No Right To Homeschool In Europe

by Venomous Kate

The European Court of Human Rights recently declared that German parents have no right to educate their children at home. This is the most recent blow in a campaign against German homeschooling parents, one which has resulted in heavy fines and jail time for parents who persist in education their children at home. (A .pdf copy of the decision can be found here.)

The German homeschooling community had been awaiting the results in this matter, considered a “test case” by many European parents who view compulsory education, particularly in the area of mandatory sex education, as a violation of their religious beliefs.

This would seem to be a clear-cut matter under Article 2 of Protocol No. 1 of the European Convention on Human Rights, which states:

No person shall be denied the right to education. In the exercise of any functions which it assumes in relation to education and to teaching, the State shall respect the right of parents to ensure such education and teaching in conformity with their own religions and philosophical convictions. (Emphasis mine)

The Court, however, declared that the interest of the state outweighs parental convictions and, more troubling, deems the State better able to determine what is in a child’s best interests than that child’s own parents. (Ironically, this decision comes on the heels of a industry study which found that German schools are experiencing “educational poverty” and fare poorly at educating students sufficiently to replace retiring workers.)

While the Court postured itself as defending the rights of the child and declared the State to know better than parents the best interests of their children, it also endorsed a “carefully reasoned” decision of the German courts indicating the State had an interest in subordinating value systems competing with the state’s secular values. The Court agreed with the finding of Germany’s Federal Constitutional Court which stressed “the general interest of society to avoid the emergence of parallel societies based on separate philosophical convictions and the importance of integrating minorities into society.” (Source)

Register your protest with the German Embassy:

Wolfgang Ischinger
German Embassy
4645 Reservoir Road NW
Washington, DC, 20007-1998
(202) 298-4000
or send an email.

UPDATE: More on the notion that parental rights arise only after the State exercises its rights with respect to a child at Principled Discovery.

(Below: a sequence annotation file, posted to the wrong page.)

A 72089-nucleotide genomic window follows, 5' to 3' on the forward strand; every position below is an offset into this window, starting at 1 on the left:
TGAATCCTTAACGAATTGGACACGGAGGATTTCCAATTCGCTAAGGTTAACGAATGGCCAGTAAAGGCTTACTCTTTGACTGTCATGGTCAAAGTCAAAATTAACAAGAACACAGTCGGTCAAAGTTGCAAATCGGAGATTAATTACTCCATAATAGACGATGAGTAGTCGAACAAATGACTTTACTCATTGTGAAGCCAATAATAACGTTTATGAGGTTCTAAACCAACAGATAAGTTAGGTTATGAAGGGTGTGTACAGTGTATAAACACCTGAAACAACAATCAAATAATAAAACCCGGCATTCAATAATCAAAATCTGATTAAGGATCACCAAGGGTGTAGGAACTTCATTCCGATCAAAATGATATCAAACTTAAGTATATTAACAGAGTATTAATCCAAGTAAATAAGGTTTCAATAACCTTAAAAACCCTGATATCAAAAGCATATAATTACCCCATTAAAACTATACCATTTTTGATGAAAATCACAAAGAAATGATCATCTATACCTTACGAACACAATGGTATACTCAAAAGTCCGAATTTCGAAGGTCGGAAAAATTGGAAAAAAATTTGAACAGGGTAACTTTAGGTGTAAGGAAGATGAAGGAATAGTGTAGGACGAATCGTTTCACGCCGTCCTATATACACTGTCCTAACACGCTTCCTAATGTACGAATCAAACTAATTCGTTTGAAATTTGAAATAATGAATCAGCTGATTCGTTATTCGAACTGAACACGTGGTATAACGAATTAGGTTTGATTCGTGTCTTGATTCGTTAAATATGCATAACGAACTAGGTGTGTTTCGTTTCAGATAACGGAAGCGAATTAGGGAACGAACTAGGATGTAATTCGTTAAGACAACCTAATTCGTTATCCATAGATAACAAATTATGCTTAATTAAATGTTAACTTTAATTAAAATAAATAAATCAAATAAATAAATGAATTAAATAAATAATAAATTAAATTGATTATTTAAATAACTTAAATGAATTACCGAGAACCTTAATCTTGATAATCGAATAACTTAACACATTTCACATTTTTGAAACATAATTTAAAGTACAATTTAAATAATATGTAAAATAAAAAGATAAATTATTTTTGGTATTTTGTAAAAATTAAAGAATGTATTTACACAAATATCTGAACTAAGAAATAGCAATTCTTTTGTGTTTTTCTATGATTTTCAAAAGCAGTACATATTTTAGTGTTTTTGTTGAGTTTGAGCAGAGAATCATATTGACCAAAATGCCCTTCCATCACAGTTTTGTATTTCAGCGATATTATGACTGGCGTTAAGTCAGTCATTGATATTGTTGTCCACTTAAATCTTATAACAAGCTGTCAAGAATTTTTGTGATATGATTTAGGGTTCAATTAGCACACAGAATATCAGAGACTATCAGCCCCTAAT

11 Responses to “No Right To Homeschool In Europe”

  1. Sorry about the sarcasm, but Germany has such a wonderful history in the area of social integration that I’m sure they know exactly what they are doing, right?

    I had to read that part about the interpretation of Article 2 of Protocol 1 twice to try to make sense of it. It really seems to me that they somehow got to the opposite of what it actually says.

  2. I fail to see the point in complaining to the German ambassador to the United States when this is a decision made by the European Court of Human Rights which, when I don’t forget myself, is based in Strasbourg, France.

    As to integration, all sdarcasm aside, yes, Germany has a considerably better record of integration than most other European countries – one merely needs to take a glance at recent racial problems in France and, not all that long ago, Los Angeles. Such problems have not raised their head in Germany at all.

  3. Home-schooled kids are kinda weird. I think it’s because they are brought up in this bubble with only their parents’ neuroses as a reference point.

  4. And your point is an example of the kind of logic and reasoning the public schools produce?

  5. I would guess that the big influence leading to this decision was not the underlying law but on going panic at the increasing number of unintegrated Muslems in Europe.

  6. There is no cut answer to this debate. I am personally not a big fan of governments telling us how to raise our kids though.

  7. Just one comment to “Observer”:

    And you don’t think public schooled children are weird? They’re all insecure (me included), constantly looking to peers for validation and affirmation, don’t get the big picture of anything (me not included there), can’t mingle well with vertical age groups… the list goes on.

  8. I couldn’t tell whether or not home-schooled kids are weird, but I am sure public schooled children live fully in their own time. I respect the decision of the European Court of Human Rights, even though it is probably not a “watertight” one.

  9. Whats going on in the SOVEIT EUROWEENIE UNION is just what the NEA supports they want all kids sent to these schools where they can be brainwashed with leftists ideas and that why we should also withdraw from the UN

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